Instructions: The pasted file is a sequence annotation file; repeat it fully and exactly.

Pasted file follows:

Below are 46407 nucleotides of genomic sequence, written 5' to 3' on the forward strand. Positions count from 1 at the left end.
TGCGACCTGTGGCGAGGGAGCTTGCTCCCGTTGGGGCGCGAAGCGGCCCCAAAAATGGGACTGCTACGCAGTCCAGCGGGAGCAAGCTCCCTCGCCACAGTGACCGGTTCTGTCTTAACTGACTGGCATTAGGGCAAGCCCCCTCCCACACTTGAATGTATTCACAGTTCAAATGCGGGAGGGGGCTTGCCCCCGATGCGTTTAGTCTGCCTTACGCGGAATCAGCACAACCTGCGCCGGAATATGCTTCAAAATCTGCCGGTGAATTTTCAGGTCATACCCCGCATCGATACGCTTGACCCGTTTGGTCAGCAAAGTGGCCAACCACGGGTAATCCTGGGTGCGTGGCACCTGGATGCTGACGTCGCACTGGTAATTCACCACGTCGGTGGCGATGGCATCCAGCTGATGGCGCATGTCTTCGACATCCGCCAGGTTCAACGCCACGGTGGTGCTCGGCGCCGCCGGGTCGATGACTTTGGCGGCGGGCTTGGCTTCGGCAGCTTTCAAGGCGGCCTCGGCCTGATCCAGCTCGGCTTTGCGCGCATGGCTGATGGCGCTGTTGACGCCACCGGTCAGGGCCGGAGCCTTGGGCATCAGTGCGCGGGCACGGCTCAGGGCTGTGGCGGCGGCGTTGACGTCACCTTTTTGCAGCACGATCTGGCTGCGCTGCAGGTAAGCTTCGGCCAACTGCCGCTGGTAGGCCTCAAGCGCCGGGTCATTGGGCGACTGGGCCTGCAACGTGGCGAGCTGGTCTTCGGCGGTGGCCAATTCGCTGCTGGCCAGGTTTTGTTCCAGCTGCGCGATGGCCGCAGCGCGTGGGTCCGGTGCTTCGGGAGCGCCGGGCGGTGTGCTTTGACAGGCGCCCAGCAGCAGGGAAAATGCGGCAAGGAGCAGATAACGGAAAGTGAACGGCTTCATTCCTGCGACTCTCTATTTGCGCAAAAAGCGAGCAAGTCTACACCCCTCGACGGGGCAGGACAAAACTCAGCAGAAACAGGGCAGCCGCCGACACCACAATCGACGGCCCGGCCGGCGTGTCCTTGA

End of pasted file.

Below are 46407 nucleotides of genomic sequence, written 5' to 3' on the forward strand. Positions count from 1 at the left end.
TGCGACCTGTGGCGAGGGAGCTTGCTCCCGTTGGGGCGCGAAGCGGCCCCAAAAATGGGACTGCTACGCAGTCCAGCGGGAGCAAGCTCCCTCGCCACAGTGACCGGTTCTGTCTTAACTGACTGGCATTAGGGCAAGCCCCCTCCCACACTTGAATGTATTCACAGTTCAAATGCGGGAGGGGGCTTGCCCCCGATGCGTTTAGTCTGCCTTACGCGGAATCAGCACAACCTGCGCCGGAATATGCTTCAAAATCTGCCGGTGAATTTTCAGGTCATACCCCGCATCGATACGCTTGACCCGTTTGGTCAGCAAAGTGGCCAACCACGGGTAATCCTGGGTGCGTGGCACCTGGATGCTGACGTCGCACTGGTAATTCACCACGTCGGTGGCGATGGCATCCAGCTGATGGCGCATGTCTTCGACATCCGCCAGGTTCAACGCCACGGTGGTGCTCGGCGCCGCCGGGTCGATGACTTTGGCGGCGGGCTTGGCTTCGGCAGCTTTCAAGGCGGCCTCGGCCTGATCCAGCTCGGCTTTGCGCGCATGGCTGATGGCGCTGTTGACGCCACCGGTCAGGGCCGGAGCCTTGGGCATCAGTGCGCGGGCACGGCTCAGGGCTGTGGCGGCGGCGTTGACGTCACCTTTTTGCAGCACGATCTGGCTGCGCTGCAGGTAAGCTTCGGCCAACTGCCGCTGGTAGGCCTCAAGCGCCGGGTCATTGGGCGACTGGGCCTGCAACGTGGCGAGCTGGTCTTCGGCGGTGGCCAATTCGCTGCTGGCCAGGTTTTGTTCCAGCTGCGCGATGGCCGCAGCGCGTGGGTCCGGTGCTTCGGGAGCGCCGGGCGGTGTGCTTTGACAGGCGCCCAGCAGCAGGGAAAATGCGGCAAGGAGCAGATAACGGAAAGTGAACGGCTTCATTCCTGCGACTCTCTATTTGCGCAAAAAGCGAGCAAGTCTACACCCCTCGACGGGGCAGGACAAAACTCAGCAGAAACAGGGCAGCCGCCGACACCACAATCGACGGCCCGGCCGGCGTGTCCTTGA